Why is contract compliance important?
Contract compliance is a critical element of the City of Springfield contract management strategy, and a cooperative compliance system will benefit your business in various ways.
Firstly, failing to meet compliance standards can cause your company’s reputation to be tarnished, and it can jeopardize the relationships you’ve built already.
More often than not, regulations are there to protect parties to a contract and establish trust. If your contracts miss the mark, it can undermine that trust and reputation altogether.
There's also the risk of losing time and money. Poor contract execution invites fines, penalties and damages in the event of a contract breach, by failing to comply with Federal, Commonwealth and Municipal laws.
In short, effective contract compliance practices can eliminate multiple risks, including reputational damage, legal action and poor customer experience. That’s why it’s critical your business work closely with the Department of Technical Assistance and Compliance.
What services does the Contract Compliance offer?
Contract Compliance offers contractor training, prevailing wage monitoring, compliance, enforcement, Section 3 monitoring, and resident, Minority, Women, Veteran and Disadvantaged Business Enterprise oversight.
By providing quick and easy access to accurate information, the DTAC helps to ensure that contractors avoid making mistakes. The emphasis of the Labor Compliance Section is on providing education, assistance and direction to contractors doing work for the City. The DTAC offers seminars upon request, custom-designed to address issues of interest to individuals or groups of contractors who work on City public works projects.
The DTAC helps to "level the playing field" by ensuring that all contractors are paying correct rates and "playing by the same rules". Contractors who would hope to gain advantage by underpaying their own workers face stiff penalties.
What about Certified Payrolls?
Certified Payrolls provide a true and accurate record of the labor hours worked on a project. They are signed under penalty of perjury and are due weekly from the prime contractor and ALL subcontractors, owner-operators, vendors and suppliers who provide personnel to work at the job site. Prime contractors are responsible for ensuring that ALL subcontractors, etc. submit the required payroll documents.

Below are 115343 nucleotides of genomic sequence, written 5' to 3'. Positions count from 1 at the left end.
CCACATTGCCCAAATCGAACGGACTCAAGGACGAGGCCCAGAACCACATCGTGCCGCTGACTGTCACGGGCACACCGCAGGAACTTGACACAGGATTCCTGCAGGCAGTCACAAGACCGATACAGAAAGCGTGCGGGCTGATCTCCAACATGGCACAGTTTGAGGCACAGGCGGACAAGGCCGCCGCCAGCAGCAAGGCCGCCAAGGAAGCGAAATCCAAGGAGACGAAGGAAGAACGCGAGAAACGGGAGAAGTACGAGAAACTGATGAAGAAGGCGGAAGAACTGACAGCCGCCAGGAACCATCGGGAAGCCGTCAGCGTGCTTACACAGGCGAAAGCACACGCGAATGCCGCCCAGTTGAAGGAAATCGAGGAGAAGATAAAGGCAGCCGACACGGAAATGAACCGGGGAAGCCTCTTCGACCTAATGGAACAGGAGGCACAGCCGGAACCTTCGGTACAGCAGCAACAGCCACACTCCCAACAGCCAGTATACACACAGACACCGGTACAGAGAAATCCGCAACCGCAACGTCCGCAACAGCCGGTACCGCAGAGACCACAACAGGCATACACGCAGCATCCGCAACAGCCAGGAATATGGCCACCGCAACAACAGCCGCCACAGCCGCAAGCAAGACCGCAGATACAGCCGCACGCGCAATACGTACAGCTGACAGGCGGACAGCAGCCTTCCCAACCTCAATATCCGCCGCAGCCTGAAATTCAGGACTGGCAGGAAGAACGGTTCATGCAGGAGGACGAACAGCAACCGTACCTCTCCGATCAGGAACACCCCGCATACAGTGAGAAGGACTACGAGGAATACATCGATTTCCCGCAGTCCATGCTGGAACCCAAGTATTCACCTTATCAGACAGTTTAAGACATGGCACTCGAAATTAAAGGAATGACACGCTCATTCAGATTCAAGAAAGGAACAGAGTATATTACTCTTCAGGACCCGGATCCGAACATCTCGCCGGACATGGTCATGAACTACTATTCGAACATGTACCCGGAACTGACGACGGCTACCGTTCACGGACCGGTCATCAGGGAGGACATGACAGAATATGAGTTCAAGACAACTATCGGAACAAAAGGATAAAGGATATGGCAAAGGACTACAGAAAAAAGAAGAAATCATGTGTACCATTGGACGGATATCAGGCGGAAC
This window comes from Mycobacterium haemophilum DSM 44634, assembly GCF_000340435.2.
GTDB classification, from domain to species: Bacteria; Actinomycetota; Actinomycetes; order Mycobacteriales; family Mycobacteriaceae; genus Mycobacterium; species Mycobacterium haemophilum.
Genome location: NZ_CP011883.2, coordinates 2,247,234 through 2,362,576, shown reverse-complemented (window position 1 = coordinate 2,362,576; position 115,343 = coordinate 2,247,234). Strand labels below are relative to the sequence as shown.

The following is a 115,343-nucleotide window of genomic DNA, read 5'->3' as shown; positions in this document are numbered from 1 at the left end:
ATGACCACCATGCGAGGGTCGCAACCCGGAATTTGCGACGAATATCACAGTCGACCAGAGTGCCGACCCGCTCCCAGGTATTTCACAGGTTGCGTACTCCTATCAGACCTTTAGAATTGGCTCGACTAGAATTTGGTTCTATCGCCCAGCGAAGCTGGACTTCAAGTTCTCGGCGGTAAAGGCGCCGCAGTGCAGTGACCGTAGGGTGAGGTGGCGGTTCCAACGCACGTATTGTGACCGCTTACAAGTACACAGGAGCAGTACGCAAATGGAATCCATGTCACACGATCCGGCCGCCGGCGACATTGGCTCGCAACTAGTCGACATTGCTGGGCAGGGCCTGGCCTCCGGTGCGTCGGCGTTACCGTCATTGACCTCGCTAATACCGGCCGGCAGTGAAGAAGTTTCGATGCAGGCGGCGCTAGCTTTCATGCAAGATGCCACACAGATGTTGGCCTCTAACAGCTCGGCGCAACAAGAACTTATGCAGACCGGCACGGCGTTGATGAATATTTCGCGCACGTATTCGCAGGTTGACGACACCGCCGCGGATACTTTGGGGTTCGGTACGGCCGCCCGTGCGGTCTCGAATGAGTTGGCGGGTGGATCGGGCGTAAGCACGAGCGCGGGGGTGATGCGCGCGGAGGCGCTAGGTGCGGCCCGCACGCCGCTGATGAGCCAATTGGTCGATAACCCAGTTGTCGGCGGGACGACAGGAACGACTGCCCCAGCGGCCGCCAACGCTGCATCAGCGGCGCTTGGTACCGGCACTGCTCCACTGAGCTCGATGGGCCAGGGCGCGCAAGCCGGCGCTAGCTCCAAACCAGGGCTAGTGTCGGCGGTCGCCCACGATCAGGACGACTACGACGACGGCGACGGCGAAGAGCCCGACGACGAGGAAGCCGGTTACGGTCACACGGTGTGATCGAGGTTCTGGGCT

How much should the contractor pay me for working on a City job?
The amount a contractor pays a worker depends on the wage order, which is part of the contract. The Prevailing Wage Law requires a contractor to post wage rates on site so that all workers have access to them. If there is no wage order posted at your construction site, please contact our office at email@example.com.
How do I file a prevailing wage complaint?
If you know of a prevailing wage violation, you may send an e-mail to the Department of Technical Assistance and compliance at firstname.lastname@example.org., with as many details as possible, and someone will contract you.
What are the fringe benefits?
A fringe benefit is a compensation, in addition to salary or wages, paid to a third party plan or fund, by the contractor, on behalf of the employee. Examples include health insurance, retirement plans, and life insurance. If an employee does not receive fringe benefits, paid to a third party plan or fund, the employer must pay this money in cash as a part of the entire compensation package.
Is there a different pay rate for overtime?
Yes; however, each occupational title has specific guidelines for overtime and holiday pay. Please look at your annual wage order, posted on the work site, for information about each occupational title.
What is the prevailing wage?
The prevailing wage is the minimum wage amount that workers on Springfield public works construction projects must be paid. It is required by law and determined through surveys conducted by the Division of Labor Standards as to the number of actual hours worked at each wage rate paid to workers in each particular occupational title (classification/trade).
Who should receive prevailing wage rates?
All construction personnel who actually work on a project are required to receive prevailing wages. Professional or support personnel such as architects, clerical staff or security guards are not subject to prevailing wages. Bona fide material suppliers who deliver materials to a job site are not subject to payment of prevailing wages. However if they then begin to help with the construction/installation, they are covered from that point forward.